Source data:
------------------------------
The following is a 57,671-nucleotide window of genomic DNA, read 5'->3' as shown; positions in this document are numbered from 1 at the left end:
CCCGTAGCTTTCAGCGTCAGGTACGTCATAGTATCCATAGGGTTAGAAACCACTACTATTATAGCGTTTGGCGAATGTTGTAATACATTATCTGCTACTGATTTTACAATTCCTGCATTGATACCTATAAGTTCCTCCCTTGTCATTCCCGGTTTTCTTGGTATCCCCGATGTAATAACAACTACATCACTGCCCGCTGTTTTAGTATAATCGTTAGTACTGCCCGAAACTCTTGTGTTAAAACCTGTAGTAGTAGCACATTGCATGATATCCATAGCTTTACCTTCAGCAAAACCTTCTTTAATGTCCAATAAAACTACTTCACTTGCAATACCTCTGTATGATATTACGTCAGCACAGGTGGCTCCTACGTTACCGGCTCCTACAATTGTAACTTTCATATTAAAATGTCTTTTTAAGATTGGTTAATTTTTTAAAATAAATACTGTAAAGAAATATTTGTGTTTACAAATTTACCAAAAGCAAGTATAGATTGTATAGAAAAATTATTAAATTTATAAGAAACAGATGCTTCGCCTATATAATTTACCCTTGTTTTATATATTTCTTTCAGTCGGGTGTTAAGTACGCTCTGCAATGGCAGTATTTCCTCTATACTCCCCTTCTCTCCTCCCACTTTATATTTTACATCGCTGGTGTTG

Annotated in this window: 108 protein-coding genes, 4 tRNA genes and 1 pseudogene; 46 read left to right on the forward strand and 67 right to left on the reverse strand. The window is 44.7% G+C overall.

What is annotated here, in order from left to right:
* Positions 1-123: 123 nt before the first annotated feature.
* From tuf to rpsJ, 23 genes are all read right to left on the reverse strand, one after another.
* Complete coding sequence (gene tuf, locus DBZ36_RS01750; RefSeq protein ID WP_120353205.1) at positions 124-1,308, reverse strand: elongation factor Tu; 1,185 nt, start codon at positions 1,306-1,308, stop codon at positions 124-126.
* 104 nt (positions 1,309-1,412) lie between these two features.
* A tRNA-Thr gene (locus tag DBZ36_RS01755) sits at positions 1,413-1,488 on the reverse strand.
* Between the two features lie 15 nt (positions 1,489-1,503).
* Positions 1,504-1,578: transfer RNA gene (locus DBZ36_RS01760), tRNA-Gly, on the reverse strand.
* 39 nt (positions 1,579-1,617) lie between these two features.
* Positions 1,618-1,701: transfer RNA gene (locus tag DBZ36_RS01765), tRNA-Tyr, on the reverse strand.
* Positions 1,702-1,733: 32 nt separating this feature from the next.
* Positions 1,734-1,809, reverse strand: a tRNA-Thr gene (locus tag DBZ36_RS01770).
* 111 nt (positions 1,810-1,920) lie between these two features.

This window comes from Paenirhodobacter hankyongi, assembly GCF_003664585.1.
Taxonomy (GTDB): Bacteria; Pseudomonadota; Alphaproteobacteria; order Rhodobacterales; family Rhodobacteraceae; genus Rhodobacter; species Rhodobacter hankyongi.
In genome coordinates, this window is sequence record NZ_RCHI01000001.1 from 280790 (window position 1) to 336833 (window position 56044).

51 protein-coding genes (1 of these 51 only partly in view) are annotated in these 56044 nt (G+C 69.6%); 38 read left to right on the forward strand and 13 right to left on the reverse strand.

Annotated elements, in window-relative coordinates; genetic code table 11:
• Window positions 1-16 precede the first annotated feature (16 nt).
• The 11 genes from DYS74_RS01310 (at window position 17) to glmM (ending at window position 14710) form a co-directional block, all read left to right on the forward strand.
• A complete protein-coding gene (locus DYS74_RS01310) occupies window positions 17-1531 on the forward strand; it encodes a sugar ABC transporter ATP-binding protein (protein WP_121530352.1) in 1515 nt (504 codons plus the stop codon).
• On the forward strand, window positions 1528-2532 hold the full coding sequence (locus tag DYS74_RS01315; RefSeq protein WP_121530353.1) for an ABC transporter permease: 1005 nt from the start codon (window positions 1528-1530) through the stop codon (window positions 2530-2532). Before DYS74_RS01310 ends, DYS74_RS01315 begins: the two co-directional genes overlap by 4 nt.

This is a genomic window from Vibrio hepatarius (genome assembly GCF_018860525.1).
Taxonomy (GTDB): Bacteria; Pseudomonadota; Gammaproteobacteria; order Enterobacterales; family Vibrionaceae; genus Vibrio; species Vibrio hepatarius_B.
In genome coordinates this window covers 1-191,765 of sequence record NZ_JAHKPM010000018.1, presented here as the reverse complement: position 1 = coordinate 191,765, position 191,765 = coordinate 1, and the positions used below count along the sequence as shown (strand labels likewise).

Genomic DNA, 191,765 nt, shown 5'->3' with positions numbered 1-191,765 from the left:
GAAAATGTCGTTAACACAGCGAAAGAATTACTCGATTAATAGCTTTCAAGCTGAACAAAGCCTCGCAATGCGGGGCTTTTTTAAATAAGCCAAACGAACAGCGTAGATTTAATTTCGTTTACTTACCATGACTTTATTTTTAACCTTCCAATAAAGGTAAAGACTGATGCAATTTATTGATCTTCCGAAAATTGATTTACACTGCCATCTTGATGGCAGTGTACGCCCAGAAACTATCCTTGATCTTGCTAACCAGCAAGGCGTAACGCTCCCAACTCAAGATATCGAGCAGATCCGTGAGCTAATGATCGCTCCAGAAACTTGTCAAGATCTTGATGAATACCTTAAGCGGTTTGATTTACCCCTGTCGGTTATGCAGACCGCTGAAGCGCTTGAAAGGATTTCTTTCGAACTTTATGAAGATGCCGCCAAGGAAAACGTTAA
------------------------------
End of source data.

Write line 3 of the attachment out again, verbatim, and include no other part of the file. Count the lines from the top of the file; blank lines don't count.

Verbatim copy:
Annotated in this window: 108 protein-coding genes, 4 tRNA genes and 1 pseudogene; 46 read left to right on the forward strand and 67 right to left on the reverse strand. The window is 44.7% G+C overall.